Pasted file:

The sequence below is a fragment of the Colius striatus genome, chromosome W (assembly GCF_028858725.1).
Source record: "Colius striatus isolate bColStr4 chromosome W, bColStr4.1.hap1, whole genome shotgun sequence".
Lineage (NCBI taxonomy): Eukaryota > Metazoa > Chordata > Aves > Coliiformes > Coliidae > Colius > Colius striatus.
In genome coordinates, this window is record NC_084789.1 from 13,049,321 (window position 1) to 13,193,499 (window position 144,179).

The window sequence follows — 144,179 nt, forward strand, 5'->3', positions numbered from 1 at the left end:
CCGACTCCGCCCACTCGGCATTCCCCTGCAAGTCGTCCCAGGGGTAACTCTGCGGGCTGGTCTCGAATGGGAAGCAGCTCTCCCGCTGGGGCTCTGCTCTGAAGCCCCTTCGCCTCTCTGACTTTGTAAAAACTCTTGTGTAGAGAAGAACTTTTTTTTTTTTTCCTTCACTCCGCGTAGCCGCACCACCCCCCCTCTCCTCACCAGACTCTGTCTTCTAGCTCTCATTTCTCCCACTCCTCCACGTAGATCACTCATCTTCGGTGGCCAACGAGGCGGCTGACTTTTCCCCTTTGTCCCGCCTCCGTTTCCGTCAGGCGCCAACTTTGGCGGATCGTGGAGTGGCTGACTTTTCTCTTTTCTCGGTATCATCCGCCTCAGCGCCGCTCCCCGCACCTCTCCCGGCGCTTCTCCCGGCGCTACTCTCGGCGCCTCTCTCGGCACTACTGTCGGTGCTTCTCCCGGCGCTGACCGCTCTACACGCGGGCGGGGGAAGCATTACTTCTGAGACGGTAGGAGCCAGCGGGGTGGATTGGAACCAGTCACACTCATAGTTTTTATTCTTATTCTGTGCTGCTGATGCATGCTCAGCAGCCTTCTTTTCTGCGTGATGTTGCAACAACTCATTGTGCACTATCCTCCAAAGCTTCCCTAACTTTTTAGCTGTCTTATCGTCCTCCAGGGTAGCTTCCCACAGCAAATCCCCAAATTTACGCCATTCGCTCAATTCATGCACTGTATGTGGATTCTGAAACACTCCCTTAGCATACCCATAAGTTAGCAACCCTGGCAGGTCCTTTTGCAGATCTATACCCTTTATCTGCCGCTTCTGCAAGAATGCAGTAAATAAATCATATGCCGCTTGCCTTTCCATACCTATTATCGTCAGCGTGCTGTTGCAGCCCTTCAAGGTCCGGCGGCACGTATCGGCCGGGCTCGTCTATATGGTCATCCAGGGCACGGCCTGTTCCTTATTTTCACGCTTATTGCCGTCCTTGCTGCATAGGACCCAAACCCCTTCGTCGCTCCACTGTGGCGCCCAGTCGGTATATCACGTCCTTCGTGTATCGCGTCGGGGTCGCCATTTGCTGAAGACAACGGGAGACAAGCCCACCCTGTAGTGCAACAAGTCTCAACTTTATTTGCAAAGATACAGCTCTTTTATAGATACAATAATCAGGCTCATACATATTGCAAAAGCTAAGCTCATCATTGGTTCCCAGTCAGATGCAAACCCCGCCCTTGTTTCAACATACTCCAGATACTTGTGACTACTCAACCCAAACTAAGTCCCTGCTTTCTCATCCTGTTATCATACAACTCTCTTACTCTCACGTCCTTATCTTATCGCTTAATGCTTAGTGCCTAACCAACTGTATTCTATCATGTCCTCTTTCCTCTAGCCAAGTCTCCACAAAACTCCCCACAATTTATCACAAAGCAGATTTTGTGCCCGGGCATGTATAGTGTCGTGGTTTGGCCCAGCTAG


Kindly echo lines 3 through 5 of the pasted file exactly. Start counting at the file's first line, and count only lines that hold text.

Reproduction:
Lineage (NCBI taxonomy): Eukaryota > Metazoa > Chordata > Aves > Coliiformes > Coliidae > Colius > Colius striatus.
In genome coordinates, this window is record NC_084789.1 from 13,049,321 (window position 1) to 13,193,499 (window position 144,179).

The window sequence follows — 144,179 nt, forward strand, 5'->3', positions numbered from 1 at the left end: